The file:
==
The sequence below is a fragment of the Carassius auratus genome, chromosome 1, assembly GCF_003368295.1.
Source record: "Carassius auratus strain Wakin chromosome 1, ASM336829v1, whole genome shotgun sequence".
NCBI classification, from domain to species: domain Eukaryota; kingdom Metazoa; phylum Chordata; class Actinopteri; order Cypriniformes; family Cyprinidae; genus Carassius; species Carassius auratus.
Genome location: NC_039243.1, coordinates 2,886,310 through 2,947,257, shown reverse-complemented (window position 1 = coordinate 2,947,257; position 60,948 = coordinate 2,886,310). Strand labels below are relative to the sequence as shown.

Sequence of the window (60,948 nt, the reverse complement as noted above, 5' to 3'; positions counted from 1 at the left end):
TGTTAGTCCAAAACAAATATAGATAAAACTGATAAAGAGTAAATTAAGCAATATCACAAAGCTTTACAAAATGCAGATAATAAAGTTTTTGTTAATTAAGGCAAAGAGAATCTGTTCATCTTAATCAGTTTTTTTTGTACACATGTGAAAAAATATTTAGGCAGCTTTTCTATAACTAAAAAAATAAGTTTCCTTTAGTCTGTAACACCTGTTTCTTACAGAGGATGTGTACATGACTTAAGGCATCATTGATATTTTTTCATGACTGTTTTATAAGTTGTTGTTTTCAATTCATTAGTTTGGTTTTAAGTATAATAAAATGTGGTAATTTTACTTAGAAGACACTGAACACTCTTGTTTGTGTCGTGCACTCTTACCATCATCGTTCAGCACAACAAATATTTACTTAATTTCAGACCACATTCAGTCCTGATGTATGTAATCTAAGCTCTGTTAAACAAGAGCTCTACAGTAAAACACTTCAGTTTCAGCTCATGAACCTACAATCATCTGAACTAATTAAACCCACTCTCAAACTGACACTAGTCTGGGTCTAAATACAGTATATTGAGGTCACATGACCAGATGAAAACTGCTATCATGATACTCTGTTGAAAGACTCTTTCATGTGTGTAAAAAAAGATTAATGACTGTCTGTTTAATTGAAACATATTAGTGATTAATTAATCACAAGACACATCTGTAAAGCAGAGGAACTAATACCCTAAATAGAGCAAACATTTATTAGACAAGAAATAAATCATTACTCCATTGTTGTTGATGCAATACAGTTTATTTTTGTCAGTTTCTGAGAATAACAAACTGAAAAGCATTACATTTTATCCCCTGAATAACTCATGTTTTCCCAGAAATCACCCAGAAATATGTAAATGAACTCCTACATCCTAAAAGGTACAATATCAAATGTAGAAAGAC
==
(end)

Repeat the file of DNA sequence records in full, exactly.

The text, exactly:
The sequence below is a fragment of the Carassius auratus genome, chromosome 1, assembly GCF_003368295.1.
Source record: "Carassius auratus strain Wakin chromosome 1, ASM336829v1, whole genome shotgun sequence".
NCBI classification, from domain to species: domain Eukaryota; kingdom Metazoa; phylum Chordata; class Actinopteri; order Cypriniformes; family Cyprinidae; genus Carassius; species Carassius auratus.
Genome location: NC_039243.1, coordinates 2,886,310 through 2,947,257, shown reverse-complemented (window position 1 = coordinate 2,947,257; position 60,948 = coordinate 2,886,310). Strand labels below are relative to the sequence as shown.

Sequence of the window (60,948 nt, the reverse complement as noted above, 5' to 3'; positions counted from 1 at the left end):
TGTTAGTCCAAAACAAATATAGATAAAACTGATAAAGAGTAAATTAAGCAATATCACAAAGCTTTACAAAATGCAGATAATAAAGTTTTTGTTAATTAAGGCAAAGAGAATCTGTTCATCTTAATCAGTTTTTTTTGTACACATGTGAAAAAATATTTAGGCAGCTTTTCTATAACTAAAAAAATAAGTTTCCTTTAGTCTGTAACACCTGTTTCTTACAGAGGATGTGTACATGACTTAAGGCATCATTGATATTTTTTCATGACTGTTTTATAAGTTGTTGTTTTCAATTCATTAGTTTGGTTTTAAGTATAATAAAATGTGGTAATTTTACTTAGAAGACACTGAACACTCTTGTTTGTGTCGTGCACTCTTACCATCATCGTTCAGCACAACAAATATTTACTTAATTTCAGACCACATTCAGTCCTGATGTATGTAATCTAAGCTCTGTTAAACAAGAGCTCTACAGTAAAACACTTCAGTTTCAGCTCATGAACCTACAATCATCTGAACTAATTAAACCCACTCTCAAACTGACACTAGTCTGGGTCTAAATACAGTATATTGAGGTCACATGACCAGATGAAAACTGCTATCATGATACTCTGTTGAAAGACTCTTTCATGTGTGTAAAAAAAGATTAATGACTGTCTGTTTAATTGAAACATATTAGTGATTAATTAATCACAAGACACATCTGTAAAGCAGAGGAACTAATACCCTAAATAGAGCAAACATTTATTAGACAAGAAATAAATCATTACTCCATTGTTGTTGATGCAATACAGTTTATTTTTGTCAGTTTCTGAGAATAACAAACTGAAAAGCATTACATTTTATCCCCTGAATAACTCATGTTTTCCCAGAAATCACCCAGAAATATGTAAATGAACTCCTACATCCTAAAAGGTACAATATCAAATGTAGAAAGAC